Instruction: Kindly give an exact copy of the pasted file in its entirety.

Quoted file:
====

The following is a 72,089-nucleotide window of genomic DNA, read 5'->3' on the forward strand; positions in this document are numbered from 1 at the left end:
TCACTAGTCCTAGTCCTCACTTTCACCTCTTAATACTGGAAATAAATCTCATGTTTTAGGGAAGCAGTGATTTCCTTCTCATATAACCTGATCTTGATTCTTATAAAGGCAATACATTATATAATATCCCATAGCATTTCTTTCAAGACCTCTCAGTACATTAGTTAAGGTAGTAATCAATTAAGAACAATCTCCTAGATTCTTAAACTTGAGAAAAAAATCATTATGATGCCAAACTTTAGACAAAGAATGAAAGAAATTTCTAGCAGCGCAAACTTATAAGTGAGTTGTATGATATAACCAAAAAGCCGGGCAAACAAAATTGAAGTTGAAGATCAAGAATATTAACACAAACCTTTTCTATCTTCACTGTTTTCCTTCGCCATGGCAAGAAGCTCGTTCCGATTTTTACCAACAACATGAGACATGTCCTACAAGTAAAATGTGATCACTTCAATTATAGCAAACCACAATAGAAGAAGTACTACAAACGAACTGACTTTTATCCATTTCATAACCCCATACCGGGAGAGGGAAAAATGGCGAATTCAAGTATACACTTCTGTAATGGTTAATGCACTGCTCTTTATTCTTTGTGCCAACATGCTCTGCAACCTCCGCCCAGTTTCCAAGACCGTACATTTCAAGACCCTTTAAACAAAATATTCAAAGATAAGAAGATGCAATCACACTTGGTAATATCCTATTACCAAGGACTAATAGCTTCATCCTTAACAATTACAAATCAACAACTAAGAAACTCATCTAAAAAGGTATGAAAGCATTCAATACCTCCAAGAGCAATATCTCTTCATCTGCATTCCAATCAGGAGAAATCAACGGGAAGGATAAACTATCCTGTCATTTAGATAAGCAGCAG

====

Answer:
The following is a 72,089-nucleotide window of genomic DNA, read 5'->3' on the forward strand; positions in this document are numbered from 1 at the left end:
TCACTAGTCCTAGTCCTCACTTTCACCTCTTAATACTGGAAATAAATCTCATGTTTTAGGGAAGCAGTGATTTCCTTCTCATATAACCTGATCTTGATTCTTATAAAGGCAATACATTATATAATATCCCATAGCATTTCTTTCAAGACCTCTCAGTACATTAGTTAAGGTAGTAATCAATTAAGAACAATCTCCTAGATTCTTAAACTTGAGAAAAAAATCATTATGATGCCAAACTTTAGACAAAGAATGAAAGAAATTTCTAGCAGCGCAAACTTATAAGTGAGTTGTATGATATAACCAAAAAGCCGGGCAAACAAAATTGAAGTTGAAGATCAAGAATATTAACACAAACCTTTTCTATCTTCACTGTTTTCCTTCGCCATGGCAAGAAGCTCGTTCCGATTTTTACCAACAACATGAGACATGTCCTACAAGTAAAATGTGATCACTTCAATTATAGCAAACCACAATAGAAGAAGTACTACAAACGAACTGACTTTTATCCATTTCATAACCCCATACCGGGAGAGGGAAAAATGGCGAATTCAAGTATACACTTCTGTAATGGTTAATGCACTGCTCTTTATTCTTTGTGCCAACATGCTCTGCAACCTCCGCCCAGTTTCCAAGACCGTACATTTCAAGACCCTTTAAACAAAATATTCAAAGATAAGAAGATGCAATCACACTTGGTAATATCCTATTACCAAGGACTAATAGCTTCATCCTTAACAATTACAAATCAACAACTAAGAAACTCATCTAAAAAGGTATGAAAGCATTCAATACCTCCAAGAGCAATATCTCTTCATCTGCATTCCAATCAGGAGAAATCAACGGGAAGGATAAACTATCCTGTCATTTAGATAAGCAGCAG